Tag Archives: writing

madness

Here’s something I wrote for Creative Madness Mama. At first I felt like I had no idea what to say, but I started anyway and before I knew it, words flowed out. That’s the way it is with writing prompts, why I like them, why writers who feel stuck should practice with them………
I wish I were creatively mad. Perhaps then I wouldn’t worry so. But when I think about it, creative madness does have me. Why write about a family in the early 18th century and become so engaged with them that you take the story backwards instead of forwards to write about the grandmother? Why take the story backwards instead of forwards? Why spend your days imagining what a character might have said or how she/he would react? Why read biographies and social commentaries and memoirs and funny old almanacs and recipe books? People around me rise at 7 am, go off to work in a cubicle. I can stay at home in my pajamas and daydream about other centuries and people who aren’t real, or who were real but now are gone. That’s crazy, that’s madness. That’s creative……………..

 
The best part of creative madness is when I know I have the story. It’s when the characters become as real as someone I live with. To leap off the reams of biography and commentary about Louis XIV and know him when he was 22 and vulnerable and wanting to live up to an ideal was crazy and incredibly liberating. I became very fond of him in Before Versailles. I hope you become fond of him, too…….
Do you ever experience creative madness? 

care6

How do I wrap up what I know about the care and feeding of the writer within? By reminding that each writer is unique, a special bundle of drama and memory and insecurity, and each writer must figure him or herself out to create long work or continual work. That understanding your inner writer is as important as writing because when you block or stall, often it has to do with the conditions under which the inner is laboring or the fear the inner is experiencing.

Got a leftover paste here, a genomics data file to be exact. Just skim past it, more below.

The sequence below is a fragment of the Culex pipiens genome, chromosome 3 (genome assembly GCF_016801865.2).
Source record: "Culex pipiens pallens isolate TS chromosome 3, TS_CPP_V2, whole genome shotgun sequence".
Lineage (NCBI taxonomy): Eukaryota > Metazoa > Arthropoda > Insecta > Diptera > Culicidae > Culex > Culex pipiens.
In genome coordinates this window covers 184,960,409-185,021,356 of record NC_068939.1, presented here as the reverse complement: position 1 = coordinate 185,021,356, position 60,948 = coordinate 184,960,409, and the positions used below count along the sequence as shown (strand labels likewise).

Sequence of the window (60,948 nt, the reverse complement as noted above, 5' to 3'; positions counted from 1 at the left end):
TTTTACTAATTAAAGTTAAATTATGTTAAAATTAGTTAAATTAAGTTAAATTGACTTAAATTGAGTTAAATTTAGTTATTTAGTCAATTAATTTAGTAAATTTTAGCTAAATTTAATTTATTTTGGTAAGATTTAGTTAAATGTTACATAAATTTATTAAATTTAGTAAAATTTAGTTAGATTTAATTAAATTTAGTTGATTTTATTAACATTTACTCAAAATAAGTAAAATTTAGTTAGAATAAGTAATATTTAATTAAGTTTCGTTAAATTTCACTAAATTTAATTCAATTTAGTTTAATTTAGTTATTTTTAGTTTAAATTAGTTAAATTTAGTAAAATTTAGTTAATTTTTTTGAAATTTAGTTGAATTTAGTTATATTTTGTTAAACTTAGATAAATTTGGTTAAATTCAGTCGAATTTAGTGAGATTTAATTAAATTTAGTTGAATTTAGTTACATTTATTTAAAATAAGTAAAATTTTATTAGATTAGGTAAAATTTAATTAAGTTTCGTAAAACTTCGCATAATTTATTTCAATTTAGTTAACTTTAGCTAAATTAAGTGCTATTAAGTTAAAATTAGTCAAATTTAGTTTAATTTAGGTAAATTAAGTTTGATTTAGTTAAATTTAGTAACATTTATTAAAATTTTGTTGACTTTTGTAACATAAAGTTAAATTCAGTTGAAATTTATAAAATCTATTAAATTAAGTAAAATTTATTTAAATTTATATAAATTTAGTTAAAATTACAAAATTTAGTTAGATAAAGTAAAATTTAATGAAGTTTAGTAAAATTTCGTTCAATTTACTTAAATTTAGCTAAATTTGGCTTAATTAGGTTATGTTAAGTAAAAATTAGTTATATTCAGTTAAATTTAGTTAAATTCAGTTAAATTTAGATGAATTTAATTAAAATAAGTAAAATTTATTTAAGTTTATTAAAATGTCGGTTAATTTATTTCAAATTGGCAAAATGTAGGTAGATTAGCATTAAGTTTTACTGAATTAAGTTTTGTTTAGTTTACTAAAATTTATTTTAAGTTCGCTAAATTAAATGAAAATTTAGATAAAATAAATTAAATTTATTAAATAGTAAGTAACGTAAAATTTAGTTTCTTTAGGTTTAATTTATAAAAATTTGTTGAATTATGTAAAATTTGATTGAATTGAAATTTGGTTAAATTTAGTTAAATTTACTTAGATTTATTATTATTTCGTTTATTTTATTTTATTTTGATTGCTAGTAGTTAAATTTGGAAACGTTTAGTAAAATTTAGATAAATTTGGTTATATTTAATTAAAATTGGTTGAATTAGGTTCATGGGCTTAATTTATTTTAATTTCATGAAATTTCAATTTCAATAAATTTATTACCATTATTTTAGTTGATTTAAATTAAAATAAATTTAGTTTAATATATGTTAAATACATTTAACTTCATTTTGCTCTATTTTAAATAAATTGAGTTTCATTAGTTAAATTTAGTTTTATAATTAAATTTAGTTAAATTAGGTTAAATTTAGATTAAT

To steal a factoid from a wonderful talk by Elizabeth Gilbert about inspiration on TED:  perhaps the muse is an outside thing, a gift given whether we deserve it or not, and therefore it isn’t our fault that the creative process is so capricious. And, as Ken Atchity says, the muse  can visit while we’re in a project; in other words, that we don’t have to wait for inspiration to show up and set us afire. We can take the steps and have her surprise us along the way. Discipline helps the writer, orients him or her, but too much discipline, and at the wrong time, breaks the spirit.

There is a wonderful book, Writing the Natural Way, that uses clustering, a seemingly random gathering of right brain memory, to begin writing. I think clustering is a great fallback in the middle of a hard project or as a beginning to one. I think clustering can help unblock. You may find out more about you than the plot, but that is likely what you need to know anyway.

And finally, I end my little series on the care and feeding of your writer with lines from a poem, Family Reunion. The lines I’ve chosen describe the fragility of creativity within me, the care it needs, its innocence, and most of all, its knowing.

….most are cut off from their own/histories, each of which waits/like a child left at day care.

What if you turned back for a moment/and put your arms around yours?/Yes, you might be late for work;/no, your history doesn’t smell sweet/like a toddler’s head. But look